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FORUMS Photography Talk by Genre Critique Corner 
Thread started 29 Sep 2011 (Thursday) 15:29
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First Senior photoshoot! C&C

 
Eman.
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Sep 29, 2011 15:29 |  #1

So I did my first senior shoot and i'd like some feed back. We could only schedule for the middle of the day, so I know that theres some harsh shadows but I did the best I could. I didn't use any strobes just natural light and I don't have a major editing program yet just iPhoto.
1.

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Clarisa. (external link) by Simpson.Photography (external link), on Flickr
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Untitled (external link) by Simpson.Photography (external link), on Flickr
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Clarisa's senior pictures (external link) by Simpson.Photography (external link), on Flickr
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Untitled (external link) by Simpson.Photography (external link), on Flickr

Theres more on my flickr!



  
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ni$mo350
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Sep 29, 2011 15:44 |  #2

1) high's are blown out

2) WB seems cool and looks like her right arm and hands are cut off.

3) again blown out and shadows on the face.

4)WB is off and again the highs are blown out

Being able to adapt is the key to any good photographer. To read the surroundings and the subject and know, "hey, it's really bright out. Maybe I should shoot in the shade a bit more." I know it's easier said than done and a million things are going through your head while shooting but this will ultimately make or break your shots. Do you shoot RAW? You should be able to recover some of the blown highs in ACR.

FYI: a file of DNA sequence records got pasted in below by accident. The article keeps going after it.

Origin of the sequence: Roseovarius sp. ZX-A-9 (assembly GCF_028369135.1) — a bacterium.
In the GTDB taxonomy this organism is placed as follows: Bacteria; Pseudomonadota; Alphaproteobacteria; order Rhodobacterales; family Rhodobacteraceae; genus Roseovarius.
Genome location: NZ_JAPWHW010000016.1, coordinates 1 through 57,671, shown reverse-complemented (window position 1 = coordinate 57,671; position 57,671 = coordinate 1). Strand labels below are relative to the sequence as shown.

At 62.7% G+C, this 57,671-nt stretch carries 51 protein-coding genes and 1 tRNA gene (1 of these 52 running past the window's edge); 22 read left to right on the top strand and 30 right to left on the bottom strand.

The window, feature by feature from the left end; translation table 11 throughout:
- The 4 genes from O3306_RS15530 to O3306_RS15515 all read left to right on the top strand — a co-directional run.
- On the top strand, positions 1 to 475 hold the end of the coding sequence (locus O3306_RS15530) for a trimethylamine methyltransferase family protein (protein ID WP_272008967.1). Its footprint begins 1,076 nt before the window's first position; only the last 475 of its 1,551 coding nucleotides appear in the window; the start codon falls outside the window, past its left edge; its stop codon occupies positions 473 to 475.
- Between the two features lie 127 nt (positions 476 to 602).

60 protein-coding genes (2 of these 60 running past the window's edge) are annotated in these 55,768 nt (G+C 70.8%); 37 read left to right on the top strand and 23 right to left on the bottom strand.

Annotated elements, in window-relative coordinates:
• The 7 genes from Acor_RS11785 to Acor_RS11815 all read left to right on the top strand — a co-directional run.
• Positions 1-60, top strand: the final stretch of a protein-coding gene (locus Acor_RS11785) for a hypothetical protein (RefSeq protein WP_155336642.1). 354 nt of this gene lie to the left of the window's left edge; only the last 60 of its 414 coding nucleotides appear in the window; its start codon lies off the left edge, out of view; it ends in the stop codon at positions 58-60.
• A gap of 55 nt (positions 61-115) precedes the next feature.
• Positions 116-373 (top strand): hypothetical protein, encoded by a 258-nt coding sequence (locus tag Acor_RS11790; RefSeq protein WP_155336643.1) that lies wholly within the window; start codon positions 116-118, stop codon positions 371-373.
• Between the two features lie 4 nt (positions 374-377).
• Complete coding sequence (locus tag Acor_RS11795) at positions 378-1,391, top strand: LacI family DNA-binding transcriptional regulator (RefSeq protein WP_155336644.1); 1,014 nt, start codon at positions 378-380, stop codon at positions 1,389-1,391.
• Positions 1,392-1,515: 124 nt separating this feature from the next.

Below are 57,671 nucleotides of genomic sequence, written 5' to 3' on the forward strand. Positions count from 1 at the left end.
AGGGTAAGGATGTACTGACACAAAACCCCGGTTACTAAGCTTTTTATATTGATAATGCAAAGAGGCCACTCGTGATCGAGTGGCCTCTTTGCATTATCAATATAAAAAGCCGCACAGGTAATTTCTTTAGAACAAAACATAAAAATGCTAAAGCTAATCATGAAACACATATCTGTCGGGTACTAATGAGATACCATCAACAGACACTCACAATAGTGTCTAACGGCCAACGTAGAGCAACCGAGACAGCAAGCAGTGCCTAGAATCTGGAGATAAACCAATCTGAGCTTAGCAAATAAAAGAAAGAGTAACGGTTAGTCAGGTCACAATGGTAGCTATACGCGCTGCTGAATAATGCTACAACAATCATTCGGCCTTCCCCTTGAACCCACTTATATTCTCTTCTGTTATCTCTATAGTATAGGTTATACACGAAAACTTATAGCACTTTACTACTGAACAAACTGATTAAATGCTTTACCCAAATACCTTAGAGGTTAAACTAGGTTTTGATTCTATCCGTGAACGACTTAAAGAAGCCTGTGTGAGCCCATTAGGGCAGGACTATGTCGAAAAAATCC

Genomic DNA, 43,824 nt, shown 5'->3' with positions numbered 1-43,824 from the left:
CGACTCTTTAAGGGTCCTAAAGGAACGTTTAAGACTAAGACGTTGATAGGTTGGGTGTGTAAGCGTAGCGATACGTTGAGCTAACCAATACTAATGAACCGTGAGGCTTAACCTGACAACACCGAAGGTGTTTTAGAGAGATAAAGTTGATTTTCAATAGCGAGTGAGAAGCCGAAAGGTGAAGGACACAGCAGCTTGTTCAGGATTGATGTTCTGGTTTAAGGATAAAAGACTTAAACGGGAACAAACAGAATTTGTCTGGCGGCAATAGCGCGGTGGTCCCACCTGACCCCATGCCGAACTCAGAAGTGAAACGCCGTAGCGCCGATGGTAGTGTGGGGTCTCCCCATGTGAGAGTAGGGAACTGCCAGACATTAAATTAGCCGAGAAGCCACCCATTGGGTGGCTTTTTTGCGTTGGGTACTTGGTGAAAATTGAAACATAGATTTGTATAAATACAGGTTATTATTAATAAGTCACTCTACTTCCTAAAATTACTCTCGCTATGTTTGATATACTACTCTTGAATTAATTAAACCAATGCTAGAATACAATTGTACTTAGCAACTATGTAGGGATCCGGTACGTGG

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Fligi7
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Sep 29, 2011 15:54 |  #3

Why were you using ISO 800? Shooting wide open at 2.8 at ISO 800 is going to give you crazy background blowout like you have in your pictures. In that situation, you should have lowered your ISO to 100 (it's super bright outside, no worries about light) and used an ND filter with a flash on the subject if you really wanted to capture the background without blowing out your subject.

I concur with ni$mo above. There are a ton of things to remember that aren't yet intuitive when you're just starting out doing portrait/headshot/mode​ling type shoots. You'll eventually get the hang of it the more you post back here and refine your techniques based on input.




  
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Eman.
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Sep 29, 2011 17:09 |  #4

yea I know I made the mistake at shooting at ISO800. was in the shade so i bumped the iso up. i really need to invest in ND filters. any suggestions?
and thanks guys its really appreciated!




  
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Titus213
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Sep 29, 2011 20:50 |  #5

ND filters won't help. Your metering mode and paying attention to detail are the key. You might also look into a good flash.

But....shooting in mottled light very seldom turns out well. Find full shade or full sun.


Dave
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Eman.
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Sep 29, 2011 21:09 |  #6

thanks titus!




  
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Bryan ­ Grant ­ Photography